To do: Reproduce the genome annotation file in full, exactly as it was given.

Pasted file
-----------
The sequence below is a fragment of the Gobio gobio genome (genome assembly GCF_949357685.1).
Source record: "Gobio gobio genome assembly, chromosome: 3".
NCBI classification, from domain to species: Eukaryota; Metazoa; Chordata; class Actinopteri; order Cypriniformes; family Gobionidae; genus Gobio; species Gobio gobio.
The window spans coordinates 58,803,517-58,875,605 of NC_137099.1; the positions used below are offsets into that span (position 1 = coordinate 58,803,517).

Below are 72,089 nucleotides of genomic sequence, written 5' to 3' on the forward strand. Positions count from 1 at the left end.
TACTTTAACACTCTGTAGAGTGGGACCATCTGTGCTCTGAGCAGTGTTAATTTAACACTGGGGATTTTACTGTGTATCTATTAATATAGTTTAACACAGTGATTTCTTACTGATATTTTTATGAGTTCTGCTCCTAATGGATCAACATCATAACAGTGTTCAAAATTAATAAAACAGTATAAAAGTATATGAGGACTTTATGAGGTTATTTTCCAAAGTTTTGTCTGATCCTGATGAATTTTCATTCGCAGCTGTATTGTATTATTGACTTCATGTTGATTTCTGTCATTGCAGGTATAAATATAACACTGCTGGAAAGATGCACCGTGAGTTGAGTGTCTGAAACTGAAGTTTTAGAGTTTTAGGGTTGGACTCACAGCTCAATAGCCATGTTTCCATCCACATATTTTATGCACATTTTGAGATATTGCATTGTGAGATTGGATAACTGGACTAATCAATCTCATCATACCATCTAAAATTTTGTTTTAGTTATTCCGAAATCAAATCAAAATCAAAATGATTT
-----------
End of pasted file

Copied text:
The sequence below is a fragment of the Gobio gobio genome (genome assembly GCF_949357685.1).
Source record: "Gobio gobio genome assembly, chromosome: 3".
NCBI classification, from domain to species: Eukaryota; Metazoa; Chordata; class Actinopteri; order Cypriniformes; family Gobionidae; genus Gobio; species Gobio gobio.
The window spans coordinates 58,803,517-58,875,605 of NC_137099.1; the positions used below are offsets into that span (position 1 = coordinate 58,803,517).

Below are 72,089 nucleotides of genomic sequence, written 5' to 3' on the forward strand. Positions count from 1 at the left end.
TACTTTAACACTCTGTAGAGTGGGACCATCTGTGCTCTGAGCAGTGTTAATTTAACACTGGGGATTTTACTGTGTATCTATTAATATAGTTTAACACAGTGATTTCTTACTGATATTTTTATGAGTTCTGCTCCTAATGGATCAACATCATAACAGTGTTCAAAATTAATAAAACAGTATAAAAGTATATGAGGACTTTATGAGGTTATTTTCCAAAGTTTTGTCTGATCCTGATGAATTTTCATTCGCAGCTGTATTGTATTATTGACTTCATGTTGATTTCTGTCATTGCAGGTATAAATATAACACTGCTGGAAAGATGCACCGTGAGTTGAGTGTCTGAAACTGAAGTTTTAGAGTTTTAGGGTTGGACTCACAGCTCAATAGCCATGTTTCCATCCACATATTTTATGCACATTTTGAGATATTGCATTGTGAGATTGGATAACTGGACTAATCAATCTCATCATACCATCTAAAATTTTGTTTTAGTTATTCCGAAATCAAATCAAAATCAAAATGATTT